Latest in Anglophenia Video SeriesView All Episodes
The Latest from Mind The Gap
Don’t be fooled into thinking Thanksgiving is all about the food. Many Americans are just as passionate about the retail […]Read Now
The film critics over at The Daily Telegraph have gotten together and selected who they feel are the 21 best British directors of all-time. How they settled on the 21 is a big mystery, although they say “whittling the list down to just 21 was as enjoyable as it was difficult. We have included only those who were raised chiefly in Britain and who focused above all on making feature films.” Here are their top ten choices:
1. Alfred Hitchcock
2. Charlie Chaplin
3. Michael Powell
4. David Lean
5. Nicolas Roeg
6. Carol Reed
7. John Boorman
8. Terence Davies
9. Alexander Mackendrick
10. Stephen Frears
The top ten are pretty hard to disagree with. Mike Leigh should be waaay higher, though. Maybe switch him with Frears. Danny Boyle (No. 14) should be way lower (I haven’t seen the well-reviewed Sunshine, but I always thought Trainspotting was a load of tripe.) The omission of Tony Richardson – director of Look Back in Anger, The Loneliness of the Long-Distance Runner, and the Oscar-winning Tom Jones – is just inexcusable, especially with the inclusion of upstart Shane Meadows at No. 20.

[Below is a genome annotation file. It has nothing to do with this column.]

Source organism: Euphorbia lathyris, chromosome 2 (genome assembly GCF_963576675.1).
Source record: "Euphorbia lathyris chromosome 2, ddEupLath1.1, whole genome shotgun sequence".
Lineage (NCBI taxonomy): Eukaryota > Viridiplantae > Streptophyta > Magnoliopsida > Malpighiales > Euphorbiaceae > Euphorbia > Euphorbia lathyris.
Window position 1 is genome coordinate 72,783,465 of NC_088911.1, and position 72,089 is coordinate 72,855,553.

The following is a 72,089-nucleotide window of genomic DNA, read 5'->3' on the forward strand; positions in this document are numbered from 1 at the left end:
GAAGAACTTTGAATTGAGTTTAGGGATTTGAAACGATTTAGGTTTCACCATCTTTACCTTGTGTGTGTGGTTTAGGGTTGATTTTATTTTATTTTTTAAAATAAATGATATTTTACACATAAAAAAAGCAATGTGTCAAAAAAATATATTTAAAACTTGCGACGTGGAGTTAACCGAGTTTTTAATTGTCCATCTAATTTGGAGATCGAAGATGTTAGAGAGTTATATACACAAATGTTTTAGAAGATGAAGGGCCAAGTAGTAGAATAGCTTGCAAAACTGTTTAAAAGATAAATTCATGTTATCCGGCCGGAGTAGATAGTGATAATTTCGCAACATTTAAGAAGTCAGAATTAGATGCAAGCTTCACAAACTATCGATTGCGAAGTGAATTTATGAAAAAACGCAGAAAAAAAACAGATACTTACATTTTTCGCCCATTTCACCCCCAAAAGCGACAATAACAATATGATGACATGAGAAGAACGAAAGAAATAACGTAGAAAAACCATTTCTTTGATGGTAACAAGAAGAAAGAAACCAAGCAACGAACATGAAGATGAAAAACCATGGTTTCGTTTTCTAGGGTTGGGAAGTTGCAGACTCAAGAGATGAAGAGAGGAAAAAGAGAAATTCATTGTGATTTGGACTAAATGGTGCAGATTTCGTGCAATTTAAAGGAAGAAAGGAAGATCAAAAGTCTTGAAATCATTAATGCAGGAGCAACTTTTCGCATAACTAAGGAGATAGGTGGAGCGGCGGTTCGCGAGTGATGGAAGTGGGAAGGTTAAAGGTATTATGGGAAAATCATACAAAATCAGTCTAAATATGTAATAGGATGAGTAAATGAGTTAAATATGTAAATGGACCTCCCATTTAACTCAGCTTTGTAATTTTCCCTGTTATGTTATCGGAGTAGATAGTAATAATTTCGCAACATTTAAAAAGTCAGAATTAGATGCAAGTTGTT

I’ve never actually seen a Thorold Dickinson film. Nor have I seen a Peter Greenaway film. (He didn’t make the cut, which has sparked major outrage in Telegraph’s comments section.) Better hit up the Netflix.
Also: David Lean’s Lawrence of Arabia has been voted the best BAFTA-winning film of all-time by the academy.
See more posts by Kevin Wicks
Kevin Wicks founded BBCAmerica.com's Anglophenia blog back in 2005 and has been translating British culture for an American audience ever since. While not British himself - he was born and raised in St. Louis, Missouri - he once received inordinate hospitality in London for sharing the name of a dead but beloved EastEnders character. His Anglophilia stems from a high school love of Morrissey, whom he calls his "gateway drug" into British culture.